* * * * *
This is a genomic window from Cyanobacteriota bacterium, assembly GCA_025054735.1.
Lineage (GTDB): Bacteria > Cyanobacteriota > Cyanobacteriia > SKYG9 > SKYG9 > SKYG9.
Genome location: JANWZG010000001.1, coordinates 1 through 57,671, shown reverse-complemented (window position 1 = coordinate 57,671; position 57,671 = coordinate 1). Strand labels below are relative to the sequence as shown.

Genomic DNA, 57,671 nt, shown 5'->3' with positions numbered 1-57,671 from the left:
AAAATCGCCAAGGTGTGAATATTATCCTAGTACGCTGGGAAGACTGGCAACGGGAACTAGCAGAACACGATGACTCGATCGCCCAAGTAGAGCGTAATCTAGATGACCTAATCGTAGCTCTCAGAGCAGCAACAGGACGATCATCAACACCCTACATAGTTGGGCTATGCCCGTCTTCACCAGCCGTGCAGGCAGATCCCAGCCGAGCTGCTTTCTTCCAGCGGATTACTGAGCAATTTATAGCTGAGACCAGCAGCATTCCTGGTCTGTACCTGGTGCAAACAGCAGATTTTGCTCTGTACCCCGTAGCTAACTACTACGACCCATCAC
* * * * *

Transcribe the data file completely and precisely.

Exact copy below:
This is a genomic window from Cyanobacteriota bacterium, assembly GCA_025054735.1.
Lineage (GTDB): Bacteria > Cyanobacteriota > Cyanobacteriia > SKYG9 > SKYG9 > SKYG9.
Genome location: JANWZG010000001.1, coordinates 1 through 57,671, shown reverse-complemented (window position 1 = coordinate 57,671; position 57,671 = coordinate 1). Strand labels below are relative to the sequence as shown.

Genomic DNA, 57,671 nt, shown 5'->3' with positions numbered 1-57,671 from the left:
AAAATCGCCAAGGTGTGAATATTATCCTAGTACGCTGGGAAGACTGGCAACGGGAACTAGCAGAACACGATGACTCGATCGCCCAAGTAGAGCGTAATCTAGATGACCTAATCGTAGCTCTCAGAGCAGCAACAGGACGATCATCAACACCCTACATAGTTGGGCTATGCCCGTCTTCACCAGCCGTGCAGGCAGATCCCAGCCGAGCTGCTTTCTTCCAGCGGATTACTGAGCAATTTATAGCTGAGACCAGCAGCATTCCTGGTCTGTACCTGGTGCAAACAGCAGATTTTGCTCTGTACCCCGTAGCTAACTACTACGACCCATCAC